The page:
I feel lucky to find a copy of Takeshi no Chousenjou in the box. I only know of it from Jon Tron. I actually do have a Famicom in the office, so I guess I can play it.. Although I’m not so much looking forward to holding up my phone with Google translate like a monkey daring to touch the monolith.
I’m pretty sure I won’t finish it, but this game immediately intrigued me. Then I forgot. This morning I awoke in a bit of a maker’s mark and contact c haze and remembered this game…. Then I remembered I’m in Japan.
I’m in Narita now. Having dinner, my flight back to Hong Kong is tomorrow. Can’t wait.
Oh I also picked up a GTX 980! So expect more exciting Chinesium updates tomorrow. I think on Tuesday I’ll get more water pumps and change my dual Xeon huananzhi board to water cooled..
There is other stuff afoot, some more painful returning to Return to Zork, and if my FM Towns actually works, some pharlap fun. Although I’ll probably do that even if I need to rely on emulation.
Did you know that although the FM TOWNS may have shipped with the pharlap 386 do’s extender with its MS-DOS, but it never had a DooM port!?
So I was lucky enough to get to Beep before it close, and I picked out a couple of FM Towns titles (and a junker!), and I thought ‘Return to Zork’ would be a good title, something to compare the MacOS & MS-DOS versions against.
Although slightly faded, it does come in this nice box, which reminds me of the NEOGEO… which is probably an apt comparison.
The artwork has faded, although the CD-ROM inside was still sealed, never before opened. I picked this up for an eye watering ¥3,480 but flipping the box over revealed the launch price of an astonishing ¥12,800! I’m not sure what the exchange rate from 1994 was, but even at a generous 100:1 JPY to USD that’s half the price of the old multimedia kits which included the drive, sound card and so many came bundled with Return to Zork.
Another random title I grabbed was even more insane!
¥ 14,800 for Silent Möbius: Case: Titanic!
I need to get a RGB monitor & keyboard to see if this thing even works, meanwhile I fought with UNZ to get it running, and the mouse tracking is totally broken unless you change the DPI scaling, credit to this post in the UNZ ‘BBS’.
One thing is sure, the voice acting in the Japanese version is so terrible.
As people complain about ‘AAA’ games, and paying $60, just look at this! $134 USD for some cartoon boat game thing.. Although I’ve never heard of Silent Möbius or played it, I just saw it was available for the x68000 and PC-98. So I guess it’s one of those Lowest Common Denominator games.
One interesting thing about the FM TOWNS is that they have that ROM DOS with CD-ROM drivers, and their apparently blanket licensing for PharLap 386. Although while I was wasting time looking at cartoon rabbits, someone else scooped but the 386 BASIC kit. Darn.
But in the Return to Zork world, the ‘made.exe’ is in fact a Pharlap 386 EXP, meaning that it runs in 386 protected mode, so you don’t have to struggle with emm386, himem.sys and trying to get a ludercus 580-600kb of conventional memory. Seriously it was such a chore to get this running the manual has a big section on setting up a boot disk. It’s a shame they didn’t license a DOS extender for the US PC platform, although I can see why they chose that route on the FM Towns (and I believe PC98), as there is a RTZ9821 directory there which includes an EXP. Shame it was never relased state side as a patch, as it would have been a GREAT user change. Well that or a Win32 executable.
But at the same time there is great value in old computer hardware.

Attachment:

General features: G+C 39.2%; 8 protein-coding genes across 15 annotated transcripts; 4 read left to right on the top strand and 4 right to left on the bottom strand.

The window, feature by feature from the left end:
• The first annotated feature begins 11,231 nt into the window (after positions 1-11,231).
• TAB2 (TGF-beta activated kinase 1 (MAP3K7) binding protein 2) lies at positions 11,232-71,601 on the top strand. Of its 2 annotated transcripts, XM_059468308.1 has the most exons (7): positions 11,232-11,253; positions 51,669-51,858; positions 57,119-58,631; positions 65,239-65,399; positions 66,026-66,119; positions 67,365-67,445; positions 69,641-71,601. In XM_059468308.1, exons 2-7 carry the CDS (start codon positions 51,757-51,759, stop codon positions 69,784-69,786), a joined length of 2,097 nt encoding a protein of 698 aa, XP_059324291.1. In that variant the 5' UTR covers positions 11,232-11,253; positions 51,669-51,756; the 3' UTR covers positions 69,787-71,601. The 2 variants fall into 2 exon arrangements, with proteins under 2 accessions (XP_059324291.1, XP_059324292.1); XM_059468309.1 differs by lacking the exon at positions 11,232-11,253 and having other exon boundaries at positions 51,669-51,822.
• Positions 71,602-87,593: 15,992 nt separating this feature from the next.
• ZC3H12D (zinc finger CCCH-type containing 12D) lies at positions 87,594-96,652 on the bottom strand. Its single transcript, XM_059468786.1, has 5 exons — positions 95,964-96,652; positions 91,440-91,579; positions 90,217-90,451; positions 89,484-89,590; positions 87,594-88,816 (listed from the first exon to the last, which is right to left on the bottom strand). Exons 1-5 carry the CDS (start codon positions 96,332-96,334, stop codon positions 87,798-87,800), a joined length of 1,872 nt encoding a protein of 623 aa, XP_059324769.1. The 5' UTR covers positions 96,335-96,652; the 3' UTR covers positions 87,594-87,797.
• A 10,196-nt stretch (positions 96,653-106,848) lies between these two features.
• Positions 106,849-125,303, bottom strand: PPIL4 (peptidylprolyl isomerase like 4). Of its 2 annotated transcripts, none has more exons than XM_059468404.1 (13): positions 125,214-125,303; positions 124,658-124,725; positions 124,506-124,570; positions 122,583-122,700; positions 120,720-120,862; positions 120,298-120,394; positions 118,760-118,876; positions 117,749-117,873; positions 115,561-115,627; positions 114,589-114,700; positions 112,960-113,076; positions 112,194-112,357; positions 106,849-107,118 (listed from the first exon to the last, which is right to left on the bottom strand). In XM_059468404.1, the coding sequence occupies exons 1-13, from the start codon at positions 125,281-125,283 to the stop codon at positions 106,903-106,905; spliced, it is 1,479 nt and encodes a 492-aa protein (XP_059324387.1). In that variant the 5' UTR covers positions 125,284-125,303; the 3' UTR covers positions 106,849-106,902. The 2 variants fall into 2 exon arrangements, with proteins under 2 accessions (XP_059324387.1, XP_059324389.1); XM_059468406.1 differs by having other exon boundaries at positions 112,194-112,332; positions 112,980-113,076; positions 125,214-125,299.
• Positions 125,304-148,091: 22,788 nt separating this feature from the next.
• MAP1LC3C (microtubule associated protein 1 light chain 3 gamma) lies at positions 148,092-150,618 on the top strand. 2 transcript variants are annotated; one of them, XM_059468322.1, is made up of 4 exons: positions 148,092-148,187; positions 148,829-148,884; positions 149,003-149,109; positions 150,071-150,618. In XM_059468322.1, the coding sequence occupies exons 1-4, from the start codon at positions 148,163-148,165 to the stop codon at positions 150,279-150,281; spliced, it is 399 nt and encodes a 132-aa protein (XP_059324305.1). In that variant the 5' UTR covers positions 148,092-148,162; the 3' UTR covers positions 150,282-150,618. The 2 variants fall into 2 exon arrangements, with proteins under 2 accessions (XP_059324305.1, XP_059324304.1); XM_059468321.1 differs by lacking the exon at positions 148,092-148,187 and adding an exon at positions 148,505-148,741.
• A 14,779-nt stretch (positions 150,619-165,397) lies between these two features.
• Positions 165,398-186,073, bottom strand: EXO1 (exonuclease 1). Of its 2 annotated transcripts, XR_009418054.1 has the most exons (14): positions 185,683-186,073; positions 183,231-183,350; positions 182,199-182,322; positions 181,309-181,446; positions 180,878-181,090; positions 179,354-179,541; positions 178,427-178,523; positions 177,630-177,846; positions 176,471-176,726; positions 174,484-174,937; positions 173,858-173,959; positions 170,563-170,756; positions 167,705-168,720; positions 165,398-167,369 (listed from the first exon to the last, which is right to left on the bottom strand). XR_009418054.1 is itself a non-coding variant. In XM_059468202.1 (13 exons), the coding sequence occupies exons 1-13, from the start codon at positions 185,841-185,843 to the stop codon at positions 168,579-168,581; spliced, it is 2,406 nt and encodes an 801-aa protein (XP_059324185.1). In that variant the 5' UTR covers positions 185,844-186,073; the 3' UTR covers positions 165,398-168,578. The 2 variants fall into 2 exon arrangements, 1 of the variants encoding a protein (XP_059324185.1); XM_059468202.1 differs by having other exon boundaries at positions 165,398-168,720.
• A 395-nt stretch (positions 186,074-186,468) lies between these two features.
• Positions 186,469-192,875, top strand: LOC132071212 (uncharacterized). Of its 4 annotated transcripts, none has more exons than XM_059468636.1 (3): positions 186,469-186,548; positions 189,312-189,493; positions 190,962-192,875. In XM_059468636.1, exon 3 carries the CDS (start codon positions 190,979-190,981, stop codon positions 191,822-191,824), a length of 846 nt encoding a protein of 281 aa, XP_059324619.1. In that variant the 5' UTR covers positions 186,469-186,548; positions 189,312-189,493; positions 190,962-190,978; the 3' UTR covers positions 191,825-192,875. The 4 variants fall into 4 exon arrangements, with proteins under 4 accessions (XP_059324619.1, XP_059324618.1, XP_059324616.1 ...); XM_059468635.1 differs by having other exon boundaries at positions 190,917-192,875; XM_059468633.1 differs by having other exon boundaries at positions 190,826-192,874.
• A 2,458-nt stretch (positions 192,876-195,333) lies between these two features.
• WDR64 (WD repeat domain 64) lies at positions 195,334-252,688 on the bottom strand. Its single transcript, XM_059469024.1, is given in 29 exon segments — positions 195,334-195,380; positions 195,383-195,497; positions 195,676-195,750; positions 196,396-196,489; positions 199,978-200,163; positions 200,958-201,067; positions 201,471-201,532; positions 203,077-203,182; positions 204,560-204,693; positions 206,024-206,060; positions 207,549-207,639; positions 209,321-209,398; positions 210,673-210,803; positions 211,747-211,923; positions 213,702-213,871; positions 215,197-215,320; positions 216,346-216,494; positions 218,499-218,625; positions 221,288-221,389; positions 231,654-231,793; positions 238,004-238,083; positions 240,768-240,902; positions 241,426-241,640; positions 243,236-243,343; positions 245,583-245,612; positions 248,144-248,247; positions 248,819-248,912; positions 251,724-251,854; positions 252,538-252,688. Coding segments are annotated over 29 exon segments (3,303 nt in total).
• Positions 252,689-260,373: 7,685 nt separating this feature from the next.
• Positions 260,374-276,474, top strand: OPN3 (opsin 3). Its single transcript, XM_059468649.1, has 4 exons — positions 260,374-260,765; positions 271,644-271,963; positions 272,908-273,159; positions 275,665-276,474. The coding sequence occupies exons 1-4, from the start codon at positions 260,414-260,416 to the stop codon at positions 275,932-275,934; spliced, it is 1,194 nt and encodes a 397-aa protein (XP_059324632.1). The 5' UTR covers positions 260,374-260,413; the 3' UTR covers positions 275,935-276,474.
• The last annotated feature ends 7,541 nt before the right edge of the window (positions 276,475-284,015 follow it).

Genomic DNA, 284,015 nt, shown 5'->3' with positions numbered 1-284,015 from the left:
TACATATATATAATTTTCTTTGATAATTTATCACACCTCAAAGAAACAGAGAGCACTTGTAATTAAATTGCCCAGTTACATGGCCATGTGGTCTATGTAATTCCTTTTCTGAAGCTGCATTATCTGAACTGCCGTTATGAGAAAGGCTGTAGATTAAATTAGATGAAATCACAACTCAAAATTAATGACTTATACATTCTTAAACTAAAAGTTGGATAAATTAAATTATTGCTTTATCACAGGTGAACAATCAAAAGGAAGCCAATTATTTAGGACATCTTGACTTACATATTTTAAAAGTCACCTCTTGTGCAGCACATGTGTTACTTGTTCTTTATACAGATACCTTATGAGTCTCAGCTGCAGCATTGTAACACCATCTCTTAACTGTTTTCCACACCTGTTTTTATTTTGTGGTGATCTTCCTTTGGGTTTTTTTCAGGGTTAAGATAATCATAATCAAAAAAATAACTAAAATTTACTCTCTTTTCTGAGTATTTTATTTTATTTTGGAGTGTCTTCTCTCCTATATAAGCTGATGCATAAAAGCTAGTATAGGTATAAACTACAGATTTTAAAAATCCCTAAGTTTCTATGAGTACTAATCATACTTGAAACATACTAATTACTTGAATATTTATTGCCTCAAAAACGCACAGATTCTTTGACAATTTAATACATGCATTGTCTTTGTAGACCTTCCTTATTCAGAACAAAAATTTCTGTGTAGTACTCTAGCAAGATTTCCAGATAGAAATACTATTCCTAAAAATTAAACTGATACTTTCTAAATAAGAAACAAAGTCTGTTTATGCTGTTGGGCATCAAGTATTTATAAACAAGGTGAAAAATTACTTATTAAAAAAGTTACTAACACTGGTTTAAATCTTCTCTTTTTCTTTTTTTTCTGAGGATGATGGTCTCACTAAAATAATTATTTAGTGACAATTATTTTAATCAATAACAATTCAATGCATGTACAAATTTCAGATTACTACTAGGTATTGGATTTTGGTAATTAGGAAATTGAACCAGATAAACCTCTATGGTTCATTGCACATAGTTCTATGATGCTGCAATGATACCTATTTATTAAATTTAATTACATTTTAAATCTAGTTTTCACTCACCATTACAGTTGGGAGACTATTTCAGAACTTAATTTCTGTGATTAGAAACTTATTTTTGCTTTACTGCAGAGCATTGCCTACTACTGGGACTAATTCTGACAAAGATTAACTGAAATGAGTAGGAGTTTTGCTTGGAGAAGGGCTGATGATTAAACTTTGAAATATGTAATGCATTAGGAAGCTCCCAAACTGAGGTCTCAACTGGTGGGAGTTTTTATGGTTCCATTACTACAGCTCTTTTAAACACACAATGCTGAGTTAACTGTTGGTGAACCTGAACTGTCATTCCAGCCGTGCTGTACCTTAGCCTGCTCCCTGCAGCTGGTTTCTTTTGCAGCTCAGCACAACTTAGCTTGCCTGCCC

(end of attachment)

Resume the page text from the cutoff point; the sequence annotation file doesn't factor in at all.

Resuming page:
In my opinion around 2006-2007 we basically hit peak computing. The biggest restrictions I see on older machines is memory sizes, and disk speeds. And for the most part these can be taken care of with ease, although many chipsets and formfactors of the time seem to have these incredibly tiny 8Gb/16Gb/32Gb limitations that just really are annoying in the distant future of 2019 when you may want to run a few things at once.
So I bought this used i640GA6-BDO, an i7 machine oem’d by mouse computer. Yes the name of the business is the same name as the 2nd most popular peripheral of all time. From the blurb:
From the “NEXTGEAR series” with high cooling and excellent maintainability, Intel® Core™ i7-4790K processor, dual channel 16GB memory, 1TB hard disk (7200rpm), DVD super multidrive, NVIDIA ® GeForce® GTX™ .970, 80PLUS® BRONZE certified700W power supply, pre-installed Windows 8.1 Update i640GA6-BDO” is 149,800 yen.
I paid just over 20,000 yen for this machine. So losing some 120,000 yen, or about 80% of it’s value over 5 years is certainly not a good investment proposition. It seemed like a good bargain.
Finding the corporate website was NOT easy, but thankfully they own mouse-jp.co.jp so one of those wild guesses turned out being right. They seem highly influenced by the ‘idol group’ thing that is popular and japan, and they have an extensive YouTube channel over at MouseComputer2010. And an extensive ad gallery.
They even have the making of videos. I could find so much about the advertising and various talent, but the machines… that was much more difficult than I could imagine.
The build quality however left a bit to be desired, when I turned it on and jumped into the BIOS the first thing that I noticed was that it ran HOT.
So yeah 75c in under a minute is not a good thing. The water pump was making a weird noise as the bearings were clearly shot, and it’s just not circulating anywhere near fast enough.
Although I didn’t take a picture I was able to find one online, that shows that despite the bottom of the case has a big slot for the PSU fan, but the fan was pointing up into the case, not venting to the bottom.
I guess that the original owner got rid of the machine as it was overheating, and/or thermal throttling. I ended up going back out looking for a new cooling solution, and I was torn between a cheap fan thing for $10 or another all-in-one liquid cooler for $50. I decided to go with the all-in-one, as this machine was originally liquid cooled anyways.